One small jump for Red Bull, one giant leap for business marketing: Red Bull Stratos may be the most successful marketing campaign of all time.

More than 8 million people worldwide watched YouTube's live stream on Sunday as Felix Baumgartner became the first person to break the sound barrier, starting in a freefall 128,000 feet above the Earth that reached a high speed of 833.9 miles per hour.

Meanwhile, Red Bull broke the traditional barriers of marketing, sponsorship and social media, skyrocketing from an energy drink known for providing a quick buzz to a big-time generator of international buzz that makes the endeavors of other marketing innovators like Apple look small by comparison.

The beauty of Red Bull Stratos is that it's not just a sensational stunt, but a business move that could translate into estimated sales of tens of millions of dollars, according to Ben Sturner, founder and CEO of Leverage Agency, a New York City-based sports, entertainment and media marketing company.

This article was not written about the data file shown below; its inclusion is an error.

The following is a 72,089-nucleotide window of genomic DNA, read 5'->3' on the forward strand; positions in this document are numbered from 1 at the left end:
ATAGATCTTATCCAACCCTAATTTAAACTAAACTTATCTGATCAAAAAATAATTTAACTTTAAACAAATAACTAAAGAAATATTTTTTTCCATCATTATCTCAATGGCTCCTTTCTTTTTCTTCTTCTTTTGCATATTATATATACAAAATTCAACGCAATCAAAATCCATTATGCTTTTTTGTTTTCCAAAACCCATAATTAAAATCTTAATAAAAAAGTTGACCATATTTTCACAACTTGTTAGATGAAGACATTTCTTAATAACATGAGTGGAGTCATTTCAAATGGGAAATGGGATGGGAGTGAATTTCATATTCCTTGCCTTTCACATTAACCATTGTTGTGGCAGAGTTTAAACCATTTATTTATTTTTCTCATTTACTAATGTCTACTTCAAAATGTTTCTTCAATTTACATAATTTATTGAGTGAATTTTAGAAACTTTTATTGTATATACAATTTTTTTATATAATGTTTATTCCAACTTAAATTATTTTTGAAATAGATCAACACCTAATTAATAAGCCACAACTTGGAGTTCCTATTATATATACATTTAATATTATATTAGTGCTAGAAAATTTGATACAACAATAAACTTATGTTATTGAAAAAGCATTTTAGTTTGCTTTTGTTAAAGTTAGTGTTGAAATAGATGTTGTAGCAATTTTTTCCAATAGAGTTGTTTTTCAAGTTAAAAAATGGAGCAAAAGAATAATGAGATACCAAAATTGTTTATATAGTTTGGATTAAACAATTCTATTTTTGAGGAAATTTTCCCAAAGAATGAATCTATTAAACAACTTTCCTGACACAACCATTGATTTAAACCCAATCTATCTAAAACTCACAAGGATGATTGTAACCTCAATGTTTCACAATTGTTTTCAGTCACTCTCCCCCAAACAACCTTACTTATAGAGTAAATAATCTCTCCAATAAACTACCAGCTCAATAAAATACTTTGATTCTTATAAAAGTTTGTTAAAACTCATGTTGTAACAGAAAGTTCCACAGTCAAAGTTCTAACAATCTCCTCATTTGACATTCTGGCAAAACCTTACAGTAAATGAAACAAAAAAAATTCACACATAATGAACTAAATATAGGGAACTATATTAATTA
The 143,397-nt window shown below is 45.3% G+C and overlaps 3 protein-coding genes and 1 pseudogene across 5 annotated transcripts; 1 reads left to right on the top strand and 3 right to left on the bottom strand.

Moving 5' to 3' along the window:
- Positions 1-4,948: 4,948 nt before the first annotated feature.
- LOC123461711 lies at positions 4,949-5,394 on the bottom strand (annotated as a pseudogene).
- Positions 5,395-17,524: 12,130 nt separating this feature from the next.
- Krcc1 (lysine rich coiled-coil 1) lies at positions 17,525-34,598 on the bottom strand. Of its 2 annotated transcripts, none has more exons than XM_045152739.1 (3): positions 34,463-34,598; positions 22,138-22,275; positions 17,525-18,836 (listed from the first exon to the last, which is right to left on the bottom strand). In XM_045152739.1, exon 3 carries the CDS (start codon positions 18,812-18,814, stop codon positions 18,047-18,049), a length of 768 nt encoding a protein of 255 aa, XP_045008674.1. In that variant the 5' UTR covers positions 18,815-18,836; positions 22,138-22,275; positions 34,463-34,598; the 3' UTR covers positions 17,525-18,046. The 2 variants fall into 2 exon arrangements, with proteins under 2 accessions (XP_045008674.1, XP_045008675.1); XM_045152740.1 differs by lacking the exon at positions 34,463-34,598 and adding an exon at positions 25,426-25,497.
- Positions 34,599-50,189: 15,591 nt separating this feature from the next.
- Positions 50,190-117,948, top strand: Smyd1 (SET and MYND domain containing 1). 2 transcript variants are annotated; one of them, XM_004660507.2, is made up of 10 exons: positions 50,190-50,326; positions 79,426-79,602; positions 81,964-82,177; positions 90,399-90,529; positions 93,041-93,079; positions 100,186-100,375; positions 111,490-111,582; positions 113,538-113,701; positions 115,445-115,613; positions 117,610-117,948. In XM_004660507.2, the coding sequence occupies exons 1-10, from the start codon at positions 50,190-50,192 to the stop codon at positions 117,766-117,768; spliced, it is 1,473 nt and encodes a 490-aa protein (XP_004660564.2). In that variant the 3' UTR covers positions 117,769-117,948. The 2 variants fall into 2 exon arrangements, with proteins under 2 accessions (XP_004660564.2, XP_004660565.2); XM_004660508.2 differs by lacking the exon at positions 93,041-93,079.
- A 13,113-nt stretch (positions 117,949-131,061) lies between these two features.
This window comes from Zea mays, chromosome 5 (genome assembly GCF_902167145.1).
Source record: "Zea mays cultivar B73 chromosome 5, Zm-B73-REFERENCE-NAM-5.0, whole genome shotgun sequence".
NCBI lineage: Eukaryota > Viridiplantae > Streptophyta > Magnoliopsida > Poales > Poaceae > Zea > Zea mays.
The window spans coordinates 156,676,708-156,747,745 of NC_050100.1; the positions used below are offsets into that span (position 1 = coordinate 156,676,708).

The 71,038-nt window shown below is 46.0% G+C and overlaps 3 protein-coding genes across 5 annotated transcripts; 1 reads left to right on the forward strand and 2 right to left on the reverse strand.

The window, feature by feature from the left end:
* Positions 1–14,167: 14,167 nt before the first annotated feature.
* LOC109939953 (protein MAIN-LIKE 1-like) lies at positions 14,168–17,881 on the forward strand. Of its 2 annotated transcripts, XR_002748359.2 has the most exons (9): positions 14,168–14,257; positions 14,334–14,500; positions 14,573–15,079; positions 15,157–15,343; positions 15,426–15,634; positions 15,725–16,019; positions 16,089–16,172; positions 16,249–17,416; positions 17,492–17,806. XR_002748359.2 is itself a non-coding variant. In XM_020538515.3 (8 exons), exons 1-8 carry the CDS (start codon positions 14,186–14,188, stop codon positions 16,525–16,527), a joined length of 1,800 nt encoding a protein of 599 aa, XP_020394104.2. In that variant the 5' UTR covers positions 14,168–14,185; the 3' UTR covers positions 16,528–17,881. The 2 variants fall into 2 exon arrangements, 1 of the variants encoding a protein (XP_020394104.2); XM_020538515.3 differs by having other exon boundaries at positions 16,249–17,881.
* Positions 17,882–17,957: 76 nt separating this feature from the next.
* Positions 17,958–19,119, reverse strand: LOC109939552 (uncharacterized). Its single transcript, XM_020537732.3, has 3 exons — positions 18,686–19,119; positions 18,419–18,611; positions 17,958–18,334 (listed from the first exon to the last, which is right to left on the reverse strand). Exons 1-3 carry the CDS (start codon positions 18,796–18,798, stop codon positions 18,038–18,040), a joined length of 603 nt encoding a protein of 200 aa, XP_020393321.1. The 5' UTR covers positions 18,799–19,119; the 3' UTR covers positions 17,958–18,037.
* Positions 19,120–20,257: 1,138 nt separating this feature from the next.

While a Red Bull spokesperson said the company doesn't release financials or marketing information, Sturner told The Huffington Post, "I wouldn't be surprised if they have a record month of sales. It was the lead story in newscasts, not just sportscasts, and they couldn't have the story without mentioning Red Bull. And with the buzz afterward and the engagement online, some of the top people on Twitter with millions of followers spreading the word about Red Bull -- that's [value] that can't be quantified."

The mass exposure, said Sturner, could translate to a change in customer behavior, "from buying a Rockstar or Monster to buying a Red Bull. At the end of the day, this brings in new customers, which brings in new money." The Austria-based company, founded by Dietrich Mateschitz in 1984, sold more than 4.6 billion cans of Red Bull worldwide in 2011.